Dell Computer Corp., one of the leading direct vendors of desktops and server systems, last week launched its initial foray into the networkattached storage market, announcing a new line of systems designed to make storage systems a common appliance. Dell's new NAS systems, known as the PowerVault
Dell Computer Corp., one of the leading direct vendors of desktops and server systems, last week launched its initial foray into the network-attached storage market, announcing a new line of systems designed to make storage systems a common appliance.
Dell's new NAS systems, known as the PowerVault 700 series, provide a single dedicated file server, or "filer," that offers access to stored information for client systems running either Unix or Microsoft Corp.'s Windows NT operating systems.
In addition, because NAS systems provide direct client access to stored data, the PowerVault 700 series offloads network traffic from general-purpose servers, freeing up those systems to handle application processing.
Dell is offering workgroup, departmental and enterprise-level configurations of the PowerVault 700, each of which are part of the company's plan to capture a portion of the growing NAS market, which has been forecast by International Data Corp. to be worth $5 billion through 2003.
The PowerVault 700 NAS solution expands upon Dell's product offerings in the storage-area network, Fibre Channel and tape-backup markets. According to Bruce Kornfeld, senior product marketing manager, the company hopes this announcement will enable Dell to tailor its solutions to customers' specific needs.
The filer contains its own operating system, file system and built-in Redundant Array of Independent Disks capability; connects directly to the network; and relies on Fibre Channel disk enclosures for data storage. More importantly, the system supports heterogeneous network environments, which enable Unix and Windows NT clients to access and store the same information.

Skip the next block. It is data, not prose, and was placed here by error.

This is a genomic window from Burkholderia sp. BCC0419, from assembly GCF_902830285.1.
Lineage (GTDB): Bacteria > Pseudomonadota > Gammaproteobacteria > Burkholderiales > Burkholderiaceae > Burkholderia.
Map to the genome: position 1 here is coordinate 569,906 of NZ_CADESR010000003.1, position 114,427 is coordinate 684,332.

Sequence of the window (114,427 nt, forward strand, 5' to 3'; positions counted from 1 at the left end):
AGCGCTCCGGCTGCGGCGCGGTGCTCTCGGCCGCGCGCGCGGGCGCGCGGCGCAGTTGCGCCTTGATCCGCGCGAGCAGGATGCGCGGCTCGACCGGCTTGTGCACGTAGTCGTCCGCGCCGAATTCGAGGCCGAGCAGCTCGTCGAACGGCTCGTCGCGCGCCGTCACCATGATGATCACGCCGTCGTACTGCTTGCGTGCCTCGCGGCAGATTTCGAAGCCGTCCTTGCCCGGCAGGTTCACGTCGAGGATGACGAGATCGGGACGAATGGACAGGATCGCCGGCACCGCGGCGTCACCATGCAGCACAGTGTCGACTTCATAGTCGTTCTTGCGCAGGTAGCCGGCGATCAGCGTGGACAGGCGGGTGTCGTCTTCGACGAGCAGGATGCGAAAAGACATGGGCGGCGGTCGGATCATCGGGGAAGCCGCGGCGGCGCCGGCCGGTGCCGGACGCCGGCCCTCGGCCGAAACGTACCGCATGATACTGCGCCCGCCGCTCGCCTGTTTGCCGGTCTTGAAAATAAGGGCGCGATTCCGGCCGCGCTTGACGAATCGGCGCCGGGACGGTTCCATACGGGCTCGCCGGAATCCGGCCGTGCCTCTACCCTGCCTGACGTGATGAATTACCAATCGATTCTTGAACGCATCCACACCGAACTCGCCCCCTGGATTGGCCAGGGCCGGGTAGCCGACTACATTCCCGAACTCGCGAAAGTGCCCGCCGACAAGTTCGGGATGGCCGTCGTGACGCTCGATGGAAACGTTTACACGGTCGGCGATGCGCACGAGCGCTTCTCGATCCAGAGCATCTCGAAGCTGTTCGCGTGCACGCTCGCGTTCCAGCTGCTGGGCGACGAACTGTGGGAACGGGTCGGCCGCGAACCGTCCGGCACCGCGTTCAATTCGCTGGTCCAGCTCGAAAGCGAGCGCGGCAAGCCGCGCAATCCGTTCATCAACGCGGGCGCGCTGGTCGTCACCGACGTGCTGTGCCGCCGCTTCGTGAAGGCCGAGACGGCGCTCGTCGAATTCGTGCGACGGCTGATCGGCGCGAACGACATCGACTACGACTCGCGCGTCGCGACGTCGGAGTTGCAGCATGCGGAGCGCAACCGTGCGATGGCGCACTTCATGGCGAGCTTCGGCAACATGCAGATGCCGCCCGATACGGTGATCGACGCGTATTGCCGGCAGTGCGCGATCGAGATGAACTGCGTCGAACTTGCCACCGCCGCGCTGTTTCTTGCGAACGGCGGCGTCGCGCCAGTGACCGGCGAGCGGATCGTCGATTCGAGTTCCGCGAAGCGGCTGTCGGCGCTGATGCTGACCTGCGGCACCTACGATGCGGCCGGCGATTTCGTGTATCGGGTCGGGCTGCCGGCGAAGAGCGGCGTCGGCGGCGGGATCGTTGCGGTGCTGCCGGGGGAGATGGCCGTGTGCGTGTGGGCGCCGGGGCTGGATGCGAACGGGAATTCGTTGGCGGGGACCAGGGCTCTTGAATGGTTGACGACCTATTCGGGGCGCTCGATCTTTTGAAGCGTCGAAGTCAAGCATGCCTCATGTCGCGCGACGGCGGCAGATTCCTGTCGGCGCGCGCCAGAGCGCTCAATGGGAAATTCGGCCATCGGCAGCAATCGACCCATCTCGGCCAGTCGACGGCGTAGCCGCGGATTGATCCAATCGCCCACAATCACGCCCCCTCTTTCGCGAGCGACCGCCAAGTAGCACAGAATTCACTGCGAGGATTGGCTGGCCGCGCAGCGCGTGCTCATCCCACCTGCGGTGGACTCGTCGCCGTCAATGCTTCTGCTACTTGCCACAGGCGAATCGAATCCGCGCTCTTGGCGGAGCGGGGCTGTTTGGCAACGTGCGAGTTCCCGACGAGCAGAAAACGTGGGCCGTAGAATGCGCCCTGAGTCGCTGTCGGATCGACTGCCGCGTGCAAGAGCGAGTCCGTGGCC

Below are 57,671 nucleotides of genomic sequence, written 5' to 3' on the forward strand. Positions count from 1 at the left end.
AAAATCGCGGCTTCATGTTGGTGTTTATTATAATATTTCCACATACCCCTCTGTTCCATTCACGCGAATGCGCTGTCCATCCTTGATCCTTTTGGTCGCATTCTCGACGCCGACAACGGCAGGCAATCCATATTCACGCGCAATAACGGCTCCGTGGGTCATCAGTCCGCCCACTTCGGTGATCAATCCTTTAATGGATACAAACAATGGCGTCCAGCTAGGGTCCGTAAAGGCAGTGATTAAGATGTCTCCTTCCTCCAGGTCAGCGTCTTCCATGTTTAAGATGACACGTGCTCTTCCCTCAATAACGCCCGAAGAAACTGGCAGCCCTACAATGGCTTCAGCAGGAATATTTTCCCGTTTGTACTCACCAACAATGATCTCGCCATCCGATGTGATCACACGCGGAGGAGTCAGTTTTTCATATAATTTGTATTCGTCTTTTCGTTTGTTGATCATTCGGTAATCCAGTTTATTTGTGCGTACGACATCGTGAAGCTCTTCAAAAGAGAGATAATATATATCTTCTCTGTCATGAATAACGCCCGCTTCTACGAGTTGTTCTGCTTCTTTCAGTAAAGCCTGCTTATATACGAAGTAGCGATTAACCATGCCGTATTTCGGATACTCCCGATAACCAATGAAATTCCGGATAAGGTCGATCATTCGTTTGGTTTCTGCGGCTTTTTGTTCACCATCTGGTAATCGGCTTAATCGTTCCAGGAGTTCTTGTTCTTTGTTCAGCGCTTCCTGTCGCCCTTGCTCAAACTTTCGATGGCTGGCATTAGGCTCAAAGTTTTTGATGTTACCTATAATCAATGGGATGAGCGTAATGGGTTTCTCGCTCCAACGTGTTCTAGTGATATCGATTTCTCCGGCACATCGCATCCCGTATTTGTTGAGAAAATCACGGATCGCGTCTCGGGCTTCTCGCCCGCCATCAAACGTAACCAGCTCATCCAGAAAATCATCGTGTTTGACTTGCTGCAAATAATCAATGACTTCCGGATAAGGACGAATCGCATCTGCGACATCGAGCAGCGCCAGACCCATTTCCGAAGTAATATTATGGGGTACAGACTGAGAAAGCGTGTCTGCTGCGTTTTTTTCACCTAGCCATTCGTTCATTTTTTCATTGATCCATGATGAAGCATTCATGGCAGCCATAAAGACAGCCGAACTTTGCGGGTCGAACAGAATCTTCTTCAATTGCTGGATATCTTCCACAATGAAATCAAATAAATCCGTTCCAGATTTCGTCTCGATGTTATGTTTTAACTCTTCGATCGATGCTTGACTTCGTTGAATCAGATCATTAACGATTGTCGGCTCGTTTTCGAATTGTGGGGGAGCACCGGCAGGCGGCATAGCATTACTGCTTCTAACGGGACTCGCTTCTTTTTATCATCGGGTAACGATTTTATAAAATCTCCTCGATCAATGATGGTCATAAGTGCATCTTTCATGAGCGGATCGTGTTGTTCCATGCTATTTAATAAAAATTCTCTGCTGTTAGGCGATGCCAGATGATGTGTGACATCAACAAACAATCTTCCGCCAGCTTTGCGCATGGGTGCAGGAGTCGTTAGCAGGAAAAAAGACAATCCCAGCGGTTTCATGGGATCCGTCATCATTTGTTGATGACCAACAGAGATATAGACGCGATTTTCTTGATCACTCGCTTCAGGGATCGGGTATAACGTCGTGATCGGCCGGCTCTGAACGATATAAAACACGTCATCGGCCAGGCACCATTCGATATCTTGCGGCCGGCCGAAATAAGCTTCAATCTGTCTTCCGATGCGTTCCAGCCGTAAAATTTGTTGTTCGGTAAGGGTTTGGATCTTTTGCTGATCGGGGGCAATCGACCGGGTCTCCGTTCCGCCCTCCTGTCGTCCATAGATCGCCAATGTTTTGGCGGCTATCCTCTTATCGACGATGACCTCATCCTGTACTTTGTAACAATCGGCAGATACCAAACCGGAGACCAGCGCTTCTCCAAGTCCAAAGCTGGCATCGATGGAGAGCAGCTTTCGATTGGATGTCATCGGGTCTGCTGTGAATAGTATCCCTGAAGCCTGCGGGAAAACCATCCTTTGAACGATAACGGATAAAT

"The users don't need to know much about it," Kornfeld said. "It looks like typical storage on the network. It's a real simple appliance."
"Our goal is to simplify the process of administering storage," said Bobbi Hazard, Dell's director of storage.
With the Power Vault 700 series, "you can pull data from anything and anywhere," she said.
One unique feature of Dell's PowerVault NAS solutions includes instant access to new hard drives, which eliminates the need to reboot servers and client machines on the network, a process that can slow down an organization's operations. In addition, a feature known as "point-in-time backup" allows administrators to back up information while continuing to serve data to client workstations. This feature is enabled through a process known as a "snapshot copy," which makes an online copy of stored data at various times and allows users to retrieve previous versions of documents and other information.
"[Network-attached storage] is going to be a way for Dell to capture a portion of the [government] market that we have not been able to play in in the past," said Tim Hughes, server brand manager for Dell Federal. However, it is still unclear exactly what government customers are asking for in terms of their NAS requirements, he said. "Right now it looks like a mix" between application and file server requirements, Hughes said.
Carl Howe, research director at Forrester Research Inc., Cambridge, Mass., said Dell's PowerVault NAS announcement complements the company's offerings in the SAN market.
"[Dell] is one of the few vendors who have put some substance behind" SANs, Howe said. "Dell's PowerVault [NAS] product line gives customers high reliability and flexibility" that is not really available with SANs, and it works well in network environments with servers from multiple vendors, he said.
Starting at a list price of $19,500, Dell will begin shipping PowerVault 700 series systems in June and plans to offer the systems on its General Services Administration schedule on the same day the systems begin to ship.
"As with all of our products, the goal is to have it on the GSA schedule the day it is announced," said Jodi Weinbrandt, Dell's director of federal marketing.
The workgroup PowerVault 720N features 256M of memory, support for up to 30 hard drives and has a 400 MHz Alpha processor. The departmental 740N offers 512M of memory, supports up to 60 hard drives and a 400 MHz processor. The enterprise-level 760N comes configured with 1G of memory and a 600 MHz Alpha processor and supports up to 84 hard drives.
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